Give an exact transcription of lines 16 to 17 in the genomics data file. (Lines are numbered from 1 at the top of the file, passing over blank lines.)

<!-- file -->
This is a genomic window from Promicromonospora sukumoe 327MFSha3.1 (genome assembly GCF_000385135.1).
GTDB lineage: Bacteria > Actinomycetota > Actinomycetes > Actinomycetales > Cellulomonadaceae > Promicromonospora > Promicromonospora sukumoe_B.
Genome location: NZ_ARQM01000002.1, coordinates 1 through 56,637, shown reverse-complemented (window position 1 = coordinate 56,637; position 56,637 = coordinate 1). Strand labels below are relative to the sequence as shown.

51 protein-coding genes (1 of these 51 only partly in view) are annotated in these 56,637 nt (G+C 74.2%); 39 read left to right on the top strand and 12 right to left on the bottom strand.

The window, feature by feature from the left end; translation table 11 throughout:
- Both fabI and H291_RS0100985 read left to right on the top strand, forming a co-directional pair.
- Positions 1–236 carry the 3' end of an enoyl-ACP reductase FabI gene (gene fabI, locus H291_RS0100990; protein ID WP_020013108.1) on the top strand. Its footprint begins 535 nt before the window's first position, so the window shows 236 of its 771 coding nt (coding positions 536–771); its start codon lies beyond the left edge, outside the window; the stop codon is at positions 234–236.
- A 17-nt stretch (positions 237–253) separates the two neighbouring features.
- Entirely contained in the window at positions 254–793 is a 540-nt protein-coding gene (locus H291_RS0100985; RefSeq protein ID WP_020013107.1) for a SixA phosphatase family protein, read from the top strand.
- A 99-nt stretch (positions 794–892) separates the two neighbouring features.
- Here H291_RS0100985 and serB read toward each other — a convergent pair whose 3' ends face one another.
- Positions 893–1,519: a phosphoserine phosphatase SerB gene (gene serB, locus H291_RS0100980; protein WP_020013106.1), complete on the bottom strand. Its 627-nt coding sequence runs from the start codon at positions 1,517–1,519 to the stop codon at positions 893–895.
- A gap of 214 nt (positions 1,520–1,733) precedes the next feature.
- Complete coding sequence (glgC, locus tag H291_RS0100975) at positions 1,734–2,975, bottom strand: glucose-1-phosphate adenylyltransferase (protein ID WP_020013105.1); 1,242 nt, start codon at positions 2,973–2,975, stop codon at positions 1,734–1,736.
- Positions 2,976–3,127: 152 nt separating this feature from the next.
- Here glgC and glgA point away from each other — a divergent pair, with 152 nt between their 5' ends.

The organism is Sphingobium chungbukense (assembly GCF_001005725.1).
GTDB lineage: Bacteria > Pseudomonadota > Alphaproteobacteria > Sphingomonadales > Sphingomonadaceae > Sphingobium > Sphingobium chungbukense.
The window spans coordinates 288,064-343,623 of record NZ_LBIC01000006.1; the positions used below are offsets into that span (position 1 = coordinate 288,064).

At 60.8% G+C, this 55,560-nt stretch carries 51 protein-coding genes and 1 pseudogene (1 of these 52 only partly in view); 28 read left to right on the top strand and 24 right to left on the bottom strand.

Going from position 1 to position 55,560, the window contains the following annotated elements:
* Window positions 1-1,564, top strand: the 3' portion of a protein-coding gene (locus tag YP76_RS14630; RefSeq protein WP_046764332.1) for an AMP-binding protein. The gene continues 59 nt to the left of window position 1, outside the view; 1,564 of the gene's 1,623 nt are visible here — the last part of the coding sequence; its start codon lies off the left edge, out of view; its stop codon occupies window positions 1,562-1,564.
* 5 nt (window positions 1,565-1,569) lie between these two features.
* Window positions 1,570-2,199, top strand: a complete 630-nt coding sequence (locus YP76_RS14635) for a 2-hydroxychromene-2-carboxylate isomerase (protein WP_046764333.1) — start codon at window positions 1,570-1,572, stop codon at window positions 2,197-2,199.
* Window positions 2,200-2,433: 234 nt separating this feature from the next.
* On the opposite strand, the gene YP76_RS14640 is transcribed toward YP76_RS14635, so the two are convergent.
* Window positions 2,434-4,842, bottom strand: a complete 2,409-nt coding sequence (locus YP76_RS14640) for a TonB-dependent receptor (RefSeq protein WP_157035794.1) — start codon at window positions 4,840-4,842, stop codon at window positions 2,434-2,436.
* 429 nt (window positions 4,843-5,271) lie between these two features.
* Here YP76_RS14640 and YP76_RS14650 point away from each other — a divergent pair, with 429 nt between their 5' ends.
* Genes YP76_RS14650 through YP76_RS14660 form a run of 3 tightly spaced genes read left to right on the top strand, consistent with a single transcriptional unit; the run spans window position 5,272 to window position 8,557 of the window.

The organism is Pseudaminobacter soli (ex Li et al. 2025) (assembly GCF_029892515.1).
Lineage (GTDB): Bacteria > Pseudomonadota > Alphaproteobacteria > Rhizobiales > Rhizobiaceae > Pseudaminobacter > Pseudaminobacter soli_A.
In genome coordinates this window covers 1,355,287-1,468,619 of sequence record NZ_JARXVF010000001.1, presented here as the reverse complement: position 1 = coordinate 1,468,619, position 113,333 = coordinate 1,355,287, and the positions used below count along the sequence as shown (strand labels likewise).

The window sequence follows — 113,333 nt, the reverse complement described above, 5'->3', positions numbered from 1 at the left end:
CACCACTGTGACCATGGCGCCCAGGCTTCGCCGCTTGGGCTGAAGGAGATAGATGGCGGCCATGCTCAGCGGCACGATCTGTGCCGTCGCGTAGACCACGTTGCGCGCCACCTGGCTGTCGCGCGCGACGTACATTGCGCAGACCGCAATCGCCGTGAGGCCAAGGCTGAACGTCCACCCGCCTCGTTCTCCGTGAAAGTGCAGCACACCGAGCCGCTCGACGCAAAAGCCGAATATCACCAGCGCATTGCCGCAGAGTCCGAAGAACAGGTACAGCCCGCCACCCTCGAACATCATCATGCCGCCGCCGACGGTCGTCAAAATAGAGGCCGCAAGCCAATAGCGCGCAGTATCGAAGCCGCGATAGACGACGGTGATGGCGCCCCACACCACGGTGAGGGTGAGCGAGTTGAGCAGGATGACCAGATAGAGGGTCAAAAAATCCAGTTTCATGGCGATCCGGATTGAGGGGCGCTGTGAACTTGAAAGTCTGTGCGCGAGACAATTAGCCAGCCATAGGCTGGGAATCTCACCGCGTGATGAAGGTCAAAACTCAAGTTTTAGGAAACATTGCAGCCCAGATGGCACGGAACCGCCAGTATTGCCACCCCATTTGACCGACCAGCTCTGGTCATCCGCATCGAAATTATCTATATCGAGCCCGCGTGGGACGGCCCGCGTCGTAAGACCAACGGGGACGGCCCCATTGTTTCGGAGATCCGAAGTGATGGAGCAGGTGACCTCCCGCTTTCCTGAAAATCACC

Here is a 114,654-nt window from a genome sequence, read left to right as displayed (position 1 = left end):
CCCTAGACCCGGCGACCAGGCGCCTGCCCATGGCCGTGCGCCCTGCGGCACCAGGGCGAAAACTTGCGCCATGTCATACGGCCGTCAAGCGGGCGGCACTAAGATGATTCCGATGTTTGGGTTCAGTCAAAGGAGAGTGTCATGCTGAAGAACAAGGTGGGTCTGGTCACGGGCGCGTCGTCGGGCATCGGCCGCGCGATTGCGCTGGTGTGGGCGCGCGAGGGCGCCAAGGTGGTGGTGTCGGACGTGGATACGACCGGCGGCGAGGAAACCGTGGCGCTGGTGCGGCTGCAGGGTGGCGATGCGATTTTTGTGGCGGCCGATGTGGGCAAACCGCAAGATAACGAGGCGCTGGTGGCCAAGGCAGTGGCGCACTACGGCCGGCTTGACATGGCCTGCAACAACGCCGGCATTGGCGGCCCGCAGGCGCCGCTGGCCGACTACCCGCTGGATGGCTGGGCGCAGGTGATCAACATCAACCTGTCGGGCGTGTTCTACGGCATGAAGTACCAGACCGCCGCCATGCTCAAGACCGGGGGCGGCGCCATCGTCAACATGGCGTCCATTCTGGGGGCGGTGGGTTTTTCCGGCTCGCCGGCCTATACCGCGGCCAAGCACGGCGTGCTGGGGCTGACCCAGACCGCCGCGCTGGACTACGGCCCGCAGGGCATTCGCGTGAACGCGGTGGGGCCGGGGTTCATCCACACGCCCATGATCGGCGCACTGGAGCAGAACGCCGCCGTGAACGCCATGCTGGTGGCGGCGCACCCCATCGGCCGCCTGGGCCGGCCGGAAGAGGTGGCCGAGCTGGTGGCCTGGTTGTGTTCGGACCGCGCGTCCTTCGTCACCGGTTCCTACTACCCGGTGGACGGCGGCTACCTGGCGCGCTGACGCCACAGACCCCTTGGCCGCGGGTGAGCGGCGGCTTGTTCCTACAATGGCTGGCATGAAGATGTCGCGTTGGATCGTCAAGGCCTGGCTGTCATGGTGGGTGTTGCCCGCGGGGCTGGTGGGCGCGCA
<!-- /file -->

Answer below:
- Here glgC and glgA point away from each other — a divergent pair, with 152 nt between their 5' ends.

The organism is Sphingobium chungbukense (assembly GCF_001005725.1).